The lights are on
Microsoft launched the
Xbox 360 in 2005, kicking off the last generation of gaming. This was the most
successful period for the company to date; with its excellent Xbox Live service
and deep support from third-party developers, the Xbox 360 in many ways became
the defining console of the last generation. This success was driven by great
games – the Xbox 360 was the destination for dozens of amazing titles, and
the difficulty we had compiling this list of 25 speaks to the depth of its
For the sake of making
a list with more variety, we decided that we would include only one game per
franchise on this list – that’s why you see only one game from fantastic
series like Mass Effect, Assassin’s Creed, and Grand Theft Auto on the list.
Even after agreeing on this approach, narrowing down the list proved tough;
many great games didn’t crack this list, and entire genres like fighting and
sports failed to make the cut.
Here are our picks for the 25 best Xbox 360 games. Let the angry comments commence, and don't forget to check out our Top 25 Wii Games list as well.
25. Super Meat Boy (2010)
Team Meat (Edward McMillen and Tommy Refenes) created an
unlikely sensation with Super Meat Boy, a game that flew in the face of many
prevailing trends in the game industry at the time of its release. The game,
though primitive in look, features ultra-challenging 2D platforming that
recalled some of the best of the 8- and 16-bit eras. More importantly, its
charm and dead-accurate controls revealed a game that had been made to the
highest level of craftsmanship. In the years since its release on Xbox 360,
it’s helped inspire a veritable 2D platforming renaissance in the indie scene
– and a return to difficult gameplay.
24. Tomb Raider (2013)
Lara Croft is one of gaming’s most recognizable icons, but her
path has sometimes been a rocky one. Since taking over for series creator Core
Design, Crystal Dynamics had delivered some solid work on games like Tomb
Raider: Legend and Anniversary. However, its 2013 reboot is a true classic and
the best game in the franchise to date. Though it amps up the focus on action
and takes some inspiration from Naughty Dog’s Uncharted series, you can’t argue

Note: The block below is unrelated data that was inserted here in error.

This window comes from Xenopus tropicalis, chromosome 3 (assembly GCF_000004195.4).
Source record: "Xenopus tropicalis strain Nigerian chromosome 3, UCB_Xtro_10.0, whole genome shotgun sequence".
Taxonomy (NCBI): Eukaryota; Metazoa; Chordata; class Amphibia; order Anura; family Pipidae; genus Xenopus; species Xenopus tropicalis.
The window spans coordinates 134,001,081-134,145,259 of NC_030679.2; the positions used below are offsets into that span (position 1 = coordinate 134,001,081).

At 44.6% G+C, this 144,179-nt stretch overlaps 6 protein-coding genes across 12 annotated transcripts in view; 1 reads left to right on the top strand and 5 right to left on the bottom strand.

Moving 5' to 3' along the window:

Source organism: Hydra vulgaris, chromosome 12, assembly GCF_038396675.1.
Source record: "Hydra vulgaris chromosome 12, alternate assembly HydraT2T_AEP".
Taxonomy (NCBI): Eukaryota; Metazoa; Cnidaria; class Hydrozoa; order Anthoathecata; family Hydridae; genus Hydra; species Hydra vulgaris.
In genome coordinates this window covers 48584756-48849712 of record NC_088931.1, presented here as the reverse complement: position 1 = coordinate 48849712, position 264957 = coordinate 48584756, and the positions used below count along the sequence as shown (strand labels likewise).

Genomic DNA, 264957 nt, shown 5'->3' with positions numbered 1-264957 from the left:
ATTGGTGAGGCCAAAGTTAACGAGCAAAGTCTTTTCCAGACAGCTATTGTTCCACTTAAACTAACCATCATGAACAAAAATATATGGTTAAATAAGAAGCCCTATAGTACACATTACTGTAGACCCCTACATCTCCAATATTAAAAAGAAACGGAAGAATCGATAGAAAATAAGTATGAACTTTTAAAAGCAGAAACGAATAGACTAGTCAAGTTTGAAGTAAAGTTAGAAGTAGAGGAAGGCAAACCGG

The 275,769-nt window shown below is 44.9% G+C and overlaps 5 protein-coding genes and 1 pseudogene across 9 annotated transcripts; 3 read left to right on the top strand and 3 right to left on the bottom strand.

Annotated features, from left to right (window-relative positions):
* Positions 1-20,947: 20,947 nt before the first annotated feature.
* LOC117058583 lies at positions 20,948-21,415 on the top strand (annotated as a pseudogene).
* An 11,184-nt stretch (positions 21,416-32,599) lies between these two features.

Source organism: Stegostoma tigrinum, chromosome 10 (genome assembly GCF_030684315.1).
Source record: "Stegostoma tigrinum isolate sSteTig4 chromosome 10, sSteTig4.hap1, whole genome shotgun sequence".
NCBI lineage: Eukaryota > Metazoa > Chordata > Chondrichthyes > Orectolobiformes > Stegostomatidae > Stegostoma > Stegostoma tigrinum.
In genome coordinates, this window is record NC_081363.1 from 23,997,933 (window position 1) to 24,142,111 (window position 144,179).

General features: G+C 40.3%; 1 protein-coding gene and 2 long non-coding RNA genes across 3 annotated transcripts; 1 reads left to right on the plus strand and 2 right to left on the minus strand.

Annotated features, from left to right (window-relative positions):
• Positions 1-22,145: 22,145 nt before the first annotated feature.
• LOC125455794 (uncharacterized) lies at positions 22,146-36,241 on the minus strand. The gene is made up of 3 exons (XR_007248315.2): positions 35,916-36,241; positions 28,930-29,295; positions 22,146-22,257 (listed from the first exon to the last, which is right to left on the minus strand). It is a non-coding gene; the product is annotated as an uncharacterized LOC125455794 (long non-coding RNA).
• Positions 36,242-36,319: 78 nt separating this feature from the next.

with the results. This deep, polished third-person action/adventure game is one
of the best of the generation.
23. Gears of War 2 (2008)
Gears of War served as Microsoft’s flagship new franchise for
the Xbox 360, and Epic Games delivered a masterwork with the second game in the
series. Gears of War 2 features the usual gameplay tweaks but leaves a lasting
impact on the cooperative side. In addition to its co-op campaign, this entry introduces
Horde mode, which pits five players against increasingly difficult waves of
enemies. This proved to be addictive and has since been imitated by many other
games, becoming a staple multiplayer mode in popular franchises like Call of
Duty, Halo, and Team Fortress.
22. Dishonored (2012)
Dishonored refutes the prevailing industry wisdom that
challenging new IPs can’t debut late in a console generation. Arkane Studios
built an amazingly creative stealth game helmed by Raph Colantonio and Harvey
Smith. The game tells the tale of Corvo, a deadly bodyguard framed for murder
in the steampunk city of Dunwall. By offering a freeform approach to each
mission, players can switch between stealth and combat whenever necessary, and
Corvo’s otherworldly abilities like being able to instantly “blink” from place
to place breathed new life into the stealth genre.
21. Far Cry 3 (2012)
In a generation when many gamers have complained about first-person
shooter campaigns turning into “on-rails” experiences that glide from set piece
to set piece, Far Cry 3 shows that these single-player modes can excel when
offering the flexibility of a dynamic open world. While the story about a
one-percenter running awry on a native island rubbed some people the wrong way,
the open-world gameplay and unpredictable island wildlife gave players great
satisfaction, helping to set up anticipation for Far Cry 4. Its ‘80s infused
expansion, Blood Dragon, proved equally superb.
Email the author Matt Helgeson, or follow on Twitter, and Game Informer.